Um…no May flowers…

They’ve been flooded out in a lot of areas.  So have farmers.  We haven’t flooded (more than our front yard and driveway covered by a temporary flash flood), but that’s a function of where we are, more than anything else.  And if the drainage was better (or it hadn’t poured 3″ on us in less than an hour that one time) we wouldn’t be flooding at all.

It doesn’t get up to the house.  But that’s about all I can say for it.

The kids are on their second week out of school for the summer.  So far, they’re keeping up with their assigned chores, for the most part.  Kathryn didn’t do hers, yesterday, but she’s got a nasty case of contact dermatitis all over her face, hands, and on the insides of her knees.  It looks like poison ivy, but isn’t spreading to anyone else, and it’s not weeping.  She needs to not roll in freshly cut grass, I guess.

I’ve gotten word back from all but one of the beta readers for Gods and Monsters, and I’ve started the revision process.  When the brain fog lets me focus on actually thinking–yesterday was really bad.  Wish me luck.


Verging on ridiculous

Yesterday, I wrote a post about treading water.

Last night, my area had several major storm systems converge and emerge, spitting out tornadoes left and right, and dumping several inches of rain on us.

This morning, I woke up to an utterly flooded front yard and driveway.

Y’all, yesterday’s post was supposed to be a metaphor, not a prediction!

Treading water

This is the last week that the kids sorta have school.  I say sorta, because there’s nothing serious going on–just wrapping up, playing together, and doing some last minute in-town field trips (1st and 2nd grades go to a park on the opposite corner of town today, and 3rd grade is going bowling).  Tomorrow, they’re out for the summer as of 11:00 a.m.

I’ve  been having difficulty concentrating between trying to figure out how to re-set routines for summer, worrying about my aunt (surgery was successful, chemo starts this week or next), and trying not to worry about my mom’s other sisters’ dramatics.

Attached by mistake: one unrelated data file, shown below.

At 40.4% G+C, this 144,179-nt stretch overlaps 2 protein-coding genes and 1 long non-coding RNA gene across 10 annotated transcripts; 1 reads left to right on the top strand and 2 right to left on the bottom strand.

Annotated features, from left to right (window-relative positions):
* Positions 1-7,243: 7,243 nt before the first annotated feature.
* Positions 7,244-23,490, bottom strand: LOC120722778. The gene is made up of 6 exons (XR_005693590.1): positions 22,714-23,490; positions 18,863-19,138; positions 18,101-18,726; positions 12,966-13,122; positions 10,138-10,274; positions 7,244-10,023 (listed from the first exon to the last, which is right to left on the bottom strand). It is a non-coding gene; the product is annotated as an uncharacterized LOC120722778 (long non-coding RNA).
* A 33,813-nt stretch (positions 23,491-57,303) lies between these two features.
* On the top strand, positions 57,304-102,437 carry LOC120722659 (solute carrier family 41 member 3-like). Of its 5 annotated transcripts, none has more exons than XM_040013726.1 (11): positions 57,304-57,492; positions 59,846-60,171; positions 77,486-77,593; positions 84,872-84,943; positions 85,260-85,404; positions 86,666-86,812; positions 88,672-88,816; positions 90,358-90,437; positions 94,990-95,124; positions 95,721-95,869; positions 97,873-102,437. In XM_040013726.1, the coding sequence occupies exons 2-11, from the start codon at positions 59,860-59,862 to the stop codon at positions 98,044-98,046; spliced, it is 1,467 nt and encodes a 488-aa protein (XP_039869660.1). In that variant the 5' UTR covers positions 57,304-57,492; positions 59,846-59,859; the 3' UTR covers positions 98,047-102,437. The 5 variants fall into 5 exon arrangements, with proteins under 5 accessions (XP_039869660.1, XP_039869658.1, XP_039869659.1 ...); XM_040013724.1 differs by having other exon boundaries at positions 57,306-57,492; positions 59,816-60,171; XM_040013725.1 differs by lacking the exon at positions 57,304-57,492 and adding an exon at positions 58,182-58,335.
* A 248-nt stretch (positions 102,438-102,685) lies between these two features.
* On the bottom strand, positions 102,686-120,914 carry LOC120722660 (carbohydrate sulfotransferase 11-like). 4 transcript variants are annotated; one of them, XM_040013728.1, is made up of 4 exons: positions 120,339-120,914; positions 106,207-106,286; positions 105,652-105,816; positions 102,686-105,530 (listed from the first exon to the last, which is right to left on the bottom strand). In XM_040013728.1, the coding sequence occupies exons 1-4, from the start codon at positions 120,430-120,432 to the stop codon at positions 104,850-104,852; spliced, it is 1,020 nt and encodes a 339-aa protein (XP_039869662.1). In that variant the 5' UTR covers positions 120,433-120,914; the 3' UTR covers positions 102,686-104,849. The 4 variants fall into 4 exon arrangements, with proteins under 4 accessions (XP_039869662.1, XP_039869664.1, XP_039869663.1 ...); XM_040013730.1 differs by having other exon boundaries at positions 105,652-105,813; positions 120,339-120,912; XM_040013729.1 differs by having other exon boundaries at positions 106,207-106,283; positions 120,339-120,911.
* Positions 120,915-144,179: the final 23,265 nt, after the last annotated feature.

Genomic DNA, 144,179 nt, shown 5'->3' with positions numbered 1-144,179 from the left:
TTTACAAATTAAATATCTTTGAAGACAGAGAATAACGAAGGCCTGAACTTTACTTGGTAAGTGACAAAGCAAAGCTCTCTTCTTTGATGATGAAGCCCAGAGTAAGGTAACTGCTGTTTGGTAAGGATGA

Normally, I’ve got about five trains of thought going at once, and all on different tracks.  One of them recently has been frustrated and disgusted with what state my Chronic Fatigue Syndrome has let the house get into over the winter.  And that particular train of thought has been derailing my efforts to write: I sit down, and the bits that make the words go are drowned out by the bits screaming at me to get up and deal with this mess, or that mess, or the other mess.

So, I’ve started working the FlyLady method again.  Working for a week in each zone.  Little bit at a time.  My library (zone 5–where I started again last month) is (mostly) clean.  Dining room is liveable (zone 1–first week of the month, and I have kids, remember), I can work in the kitchen again (zone 2–lots done, but lots still needs done in there).  Bathrooms…I got sick last week.  Both passing kidney stones and stress-induced CFS attack.  I got a lot done, but not the floors.  The master bedroom…I may actually be able to get that dealt with, with the exception of the closet that needs some work done and some storage things added.  I’ll deal with the closet next month.

Next week, zone 5 rolls around again (living rooms).  And, since my library’s still in maintainable good shape, I’ll be working on the family room.  That one is going to be hard to maintain.  That’s the living space the kids spend the most time in.  Paper, crayons, color pencils, regular pencils, DVDs, and general kid-mess EVERYWHERE.  All the time.  Even after it’s just been cleaned.

But keeping that room presentable is going to be part of the kids’ responsibility this summer.  Stuff they have to do before they’re allowed a chance at extras that might come with little bits of money.

And, with visible progress being made…the bit screaming about the state the house is in is starting to shut up and let the bits that makes the words go be heard.

Which is a good thing.  Meg the vampire has been nagging me, and I’ve got word back from my beta readers on Gods and Monsters, and I need to run the edits through.

Bloody hell!

I lost about 400 words when my laptop decided to update and wouldn’t let me save, first.  That was…Friday, I think.

My aunt, my mom’s second youngest sister (there are four of them–my mom is the oldest) was diagnosed with breast cancer two weeks ago.  And went in for surgery this morning.  Assuming they were on schedule, it should have started fifteen minutes ago.  My impressions are that they caught it early–they don’t usually rush treatment if it’s not going to keep it from spreading.  I’m hoping I’m right, but I’m playing Telephone, trying to get details from people who don’t understand the information they’re being given by someone who doesn’t understand the information she’s been given and won’t ask for clarification.

And I’ve gotten sick.  Again.

I am about ready to scream.  This has been a frustrating–and terrifying–couple of weeks.

Done…but with setbacks.

So.  I got the editing job halfway done by Thursday of last week (after migraines, and getting hit by a cold right after having gotten the document).  And then…I woke up my laptop to get to work on Friday only to find that Windows decided to restart.  And LibreOffice didn’t back up my work that I’d forgotten to save.